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-   -   DIY Garage... (http://www.advrider.com/forums/showthread.php?t=888953)

Turtlebone 05-21-2013 11:05 AM

DIY Garage...
 
I've been living in apartments for the last three years in San Diego with all of my tools in storage about an hour and a half away with nowhere to work on my car, truck, or bike. I served five years in the U.S. Army as an Airborne Military Policeman. During that time I was single, living on post, and able to use the on-post Auto Hobby Shop to work on my stuff. It was awesome. Now that I'm back in the real world, there just isn't a place like this available to me within a reasonable distance. I'm sure I'm not the only one in my area that wants to do my own work on my vehicles to save a buck, but lives in a place that won't allow it or simply doesn't have the space for it plus tools.

I want to open up a full-service shop that sells parts, and rents out tools and work bays. Please have a look... CLICK HERE!!

Does anybody have any suggestions as to what type of products, specialty tools, or services should be offered at a DIY Garage like this? Obviously I want it to be attractive to bike, car, and truck enthusiasts alike. I would employ a full-time master mechanic who could offer classes on basics of welding, metal fab, service and maintenance stuff, etc. What kinds of things would you like to see at a DIY Garage like this?

Any and all input/discussion would be appreciated!

HoosierTrailmaster 05-21-2013 11:20 AM

I know this idea isn't NEW NEW, but it is still a great idea. Here in Tucson a place that specializes in Jeeps and ADV bikes would do well, I think.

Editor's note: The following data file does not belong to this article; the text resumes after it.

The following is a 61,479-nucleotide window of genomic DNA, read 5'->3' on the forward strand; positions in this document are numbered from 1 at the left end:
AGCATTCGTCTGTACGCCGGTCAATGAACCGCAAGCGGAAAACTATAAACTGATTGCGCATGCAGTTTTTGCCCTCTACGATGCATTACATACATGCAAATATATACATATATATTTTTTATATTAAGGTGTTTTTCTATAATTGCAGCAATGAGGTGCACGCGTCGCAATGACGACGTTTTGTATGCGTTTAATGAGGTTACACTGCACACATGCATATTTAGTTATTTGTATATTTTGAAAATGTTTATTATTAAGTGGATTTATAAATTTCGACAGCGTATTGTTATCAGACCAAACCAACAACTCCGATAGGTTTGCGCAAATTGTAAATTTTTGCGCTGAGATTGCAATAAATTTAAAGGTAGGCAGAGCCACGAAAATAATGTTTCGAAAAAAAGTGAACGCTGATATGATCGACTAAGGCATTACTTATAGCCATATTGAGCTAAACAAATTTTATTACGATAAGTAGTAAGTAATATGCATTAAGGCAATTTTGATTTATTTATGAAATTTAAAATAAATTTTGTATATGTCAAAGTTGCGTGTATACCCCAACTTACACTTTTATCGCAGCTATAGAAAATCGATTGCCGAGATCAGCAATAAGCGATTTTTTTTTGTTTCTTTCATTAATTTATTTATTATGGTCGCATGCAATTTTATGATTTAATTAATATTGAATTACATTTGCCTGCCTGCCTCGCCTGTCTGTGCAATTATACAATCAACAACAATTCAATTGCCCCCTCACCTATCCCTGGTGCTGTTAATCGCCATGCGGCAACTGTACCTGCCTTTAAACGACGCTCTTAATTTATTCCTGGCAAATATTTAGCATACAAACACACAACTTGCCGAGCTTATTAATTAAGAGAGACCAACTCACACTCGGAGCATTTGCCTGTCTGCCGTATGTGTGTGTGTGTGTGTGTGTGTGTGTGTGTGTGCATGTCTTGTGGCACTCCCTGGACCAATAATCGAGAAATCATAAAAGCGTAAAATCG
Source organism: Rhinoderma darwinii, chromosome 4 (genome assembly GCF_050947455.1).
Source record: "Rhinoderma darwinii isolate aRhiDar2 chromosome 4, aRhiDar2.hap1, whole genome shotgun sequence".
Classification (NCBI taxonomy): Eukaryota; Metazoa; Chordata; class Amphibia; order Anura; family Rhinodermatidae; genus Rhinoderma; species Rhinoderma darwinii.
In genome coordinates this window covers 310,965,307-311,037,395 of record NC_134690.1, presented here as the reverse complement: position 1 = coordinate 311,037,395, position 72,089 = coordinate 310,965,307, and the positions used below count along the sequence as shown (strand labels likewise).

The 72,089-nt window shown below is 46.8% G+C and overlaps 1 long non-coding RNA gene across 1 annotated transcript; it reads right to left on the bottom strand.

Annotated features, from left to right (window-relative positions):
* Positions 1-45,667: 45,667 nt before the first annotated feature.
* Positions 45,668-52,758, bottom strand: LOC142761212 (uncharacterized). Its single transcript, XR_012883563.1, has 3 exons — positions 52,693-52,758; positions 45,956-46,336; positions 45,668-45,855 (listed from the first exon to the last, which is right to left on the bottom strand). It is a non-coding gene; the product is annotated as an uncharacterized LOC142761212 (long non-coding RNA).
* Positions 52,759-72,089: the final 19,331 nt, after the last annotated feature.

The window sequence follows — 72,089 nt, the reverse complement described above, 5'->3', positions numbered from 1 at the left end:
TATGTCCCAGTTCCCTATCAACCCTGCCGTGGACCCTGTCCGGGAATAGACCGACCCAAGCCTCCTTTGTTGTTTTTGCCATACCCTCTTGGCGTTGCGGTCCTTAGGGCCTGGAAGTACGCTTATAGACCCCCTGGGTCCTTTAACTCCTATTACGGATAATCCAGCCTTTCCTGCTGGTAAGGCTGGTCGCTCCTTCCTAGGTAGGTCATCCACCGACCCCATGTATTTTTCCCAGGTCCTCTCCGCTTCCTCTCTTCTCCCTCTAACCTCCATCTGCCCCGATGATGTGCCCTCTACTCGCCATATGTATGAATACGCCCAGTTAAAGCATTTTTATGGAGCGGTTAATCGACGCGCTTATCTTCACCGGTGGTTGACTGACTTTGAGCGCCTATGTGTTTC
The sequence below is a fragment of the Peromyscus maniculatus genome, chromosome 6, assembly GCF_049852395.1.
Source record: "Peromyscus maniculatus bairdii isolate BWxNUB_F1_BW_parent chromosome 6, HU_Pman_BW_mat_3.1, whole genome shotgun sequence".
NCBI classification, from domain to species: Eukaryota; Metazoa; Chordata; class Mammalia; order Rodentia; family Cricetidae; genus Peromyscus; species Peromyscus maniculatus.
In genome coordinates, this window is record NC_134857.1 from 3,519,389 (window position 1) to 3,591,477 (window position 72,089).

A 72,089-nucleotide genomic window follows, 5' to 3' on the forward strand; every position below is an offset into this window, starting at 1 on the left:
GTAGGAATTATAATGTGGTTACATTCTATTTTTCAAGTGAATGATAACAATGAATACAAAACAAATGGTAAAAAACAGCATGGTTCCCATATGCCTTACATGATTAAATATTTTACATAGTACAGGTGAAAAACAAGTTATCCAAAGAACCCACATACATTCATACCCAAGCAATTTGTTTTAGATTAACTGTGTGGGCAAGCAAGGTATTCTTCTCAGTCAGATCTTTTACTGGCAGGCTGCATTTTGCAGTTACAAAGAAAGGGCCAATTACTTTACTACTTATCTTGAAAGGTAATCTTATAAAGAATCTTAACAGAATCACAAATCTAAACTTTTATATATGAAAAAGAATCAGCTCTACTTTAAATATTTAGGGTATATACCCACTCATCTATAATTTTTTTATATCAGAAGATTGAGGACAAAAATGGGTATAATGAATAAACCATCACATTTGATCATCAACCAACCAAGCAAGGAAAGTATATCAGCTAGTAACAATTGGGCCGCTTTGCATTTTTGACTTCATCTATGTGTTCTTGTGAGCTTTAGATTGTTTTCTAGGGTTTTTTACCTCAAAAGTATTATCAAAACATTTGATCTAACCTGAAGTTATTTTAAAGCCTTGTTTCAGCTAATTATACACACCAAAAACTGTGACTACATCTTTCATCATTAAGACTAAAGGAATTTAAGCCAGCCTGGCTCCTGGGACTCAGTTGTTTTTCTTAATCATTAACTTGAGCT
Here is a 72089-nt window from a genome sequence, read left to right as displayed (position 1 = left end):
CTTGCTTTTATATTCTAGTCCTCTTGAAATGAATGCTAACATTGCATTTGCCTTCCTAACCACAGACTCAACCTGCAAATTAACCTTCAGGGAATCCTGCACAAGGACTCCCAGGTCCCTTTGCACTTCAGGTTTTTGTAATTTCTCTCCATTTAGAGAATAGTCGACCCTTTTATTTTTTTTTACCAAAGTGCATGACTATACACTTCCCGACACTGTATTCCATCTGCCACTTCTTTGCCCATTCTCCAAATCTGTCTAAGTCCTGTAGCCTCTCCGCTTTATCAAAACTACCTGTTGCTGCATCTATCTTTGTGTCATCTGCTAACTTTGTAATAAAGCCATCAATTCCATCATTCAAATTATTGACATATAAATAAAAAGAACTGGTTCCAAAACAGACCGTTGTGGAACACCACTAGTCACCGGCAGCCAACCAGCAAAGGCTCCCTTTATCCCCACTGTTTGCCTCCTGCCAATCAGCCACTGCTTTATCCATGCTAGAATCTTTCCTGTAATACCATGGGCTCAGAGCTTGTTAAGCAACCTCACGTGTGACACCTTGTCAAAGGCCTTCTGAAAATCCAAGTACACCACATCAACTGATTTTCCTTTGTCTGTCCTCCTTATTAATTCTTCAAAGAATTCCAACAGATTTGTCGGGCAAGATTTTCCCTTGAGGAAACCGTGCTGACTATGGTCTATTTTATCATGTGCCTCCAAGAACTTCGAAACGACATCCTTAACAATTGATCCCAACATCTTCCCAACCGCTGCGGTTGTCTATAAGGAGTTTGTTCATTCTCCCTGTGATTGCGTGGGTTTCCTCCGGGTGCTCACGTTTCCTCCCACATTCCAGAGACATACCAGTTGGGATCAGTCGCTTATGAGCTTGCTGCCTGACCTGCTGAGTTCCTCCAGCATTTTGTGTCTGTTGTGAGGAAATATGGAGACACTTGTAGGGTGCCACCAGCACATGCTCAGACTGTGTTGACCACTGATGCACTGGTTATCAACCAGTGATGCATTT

Turtlebone 05-21-2013 11:37 AM

Yeah, I'm actually surprised there isn't already an abundance of these shops around. You should start one up, too :D

Off Limits 05-21-2013 11:42 AM

What's it like pulling over airplanes and helicopters? Or we're you like the airborne highway patrol guy flying the planes looking for speeders in afghan or Iraq?
Seems like a lot of liability to open a shop where anyone who doesn't normally work on their own stuff can chop their fingers off or drop a car on their head. I bet insurance would be crazy high, especially in California. It's a good idea, but the red tape....... Maybe a motorcycle club or car club has places like that for members to work on their things. Ever watch the devils ride? They had a shop with a bar!! But it wasn't run like a business.
Also, you can look at business parks with a garage and loft style living. Some are artsy fartsy, but worth looking at.

villageidiot 05-21-2013 09:30 PM

theres a place in SF that does this. its all moto, and i have heard great things. you might contact them and see what advice they have is.

i think its a great idea. but i know from experience, that running a shop there are TONS of red tape and permits and bullshit, which is why i no longer run a shop.

Jeff aka BOLT 05-21-2013 10:11 PM

Sounds like a big fat lawsuit waiting to happen to me.

It's hard enough to keep out of hot water when you lock clients OUT of the garage. Now they will be under their cars on your property... using your tools... under the guidence of your master tech. Seems they can screw you from EVERY angle when the jack slips and their leg gets cut off.

Sounds like a fun idea... just make sure you spend some time with a good lawyer to review your business plan before investing. CYA !

Turtlebone 05-21-2013 11:26 PM

Quote:

Originally Posted by Team Longriders (Post 21458353)
What's it like pulling over airplanes and helicopters? Or we're you like the airborne highway patrol guy flying the planes looking for speeders in afghan or Iraq?

Hahaha. :P

Yeah, the liability issue is huge, that's the main concern. Thanks for the tips! I'm trying to find as many shops that are already doing this to see what they do to get around the issues. There are handfuls of them out there, just few and far between.

sam_wilson 05-22-2013 06:35 AM

Quote:

Originally Posted by Jeff aka BOLT (Post 21462942)
Sounds like a big fat lawsuit waiting to happen to me.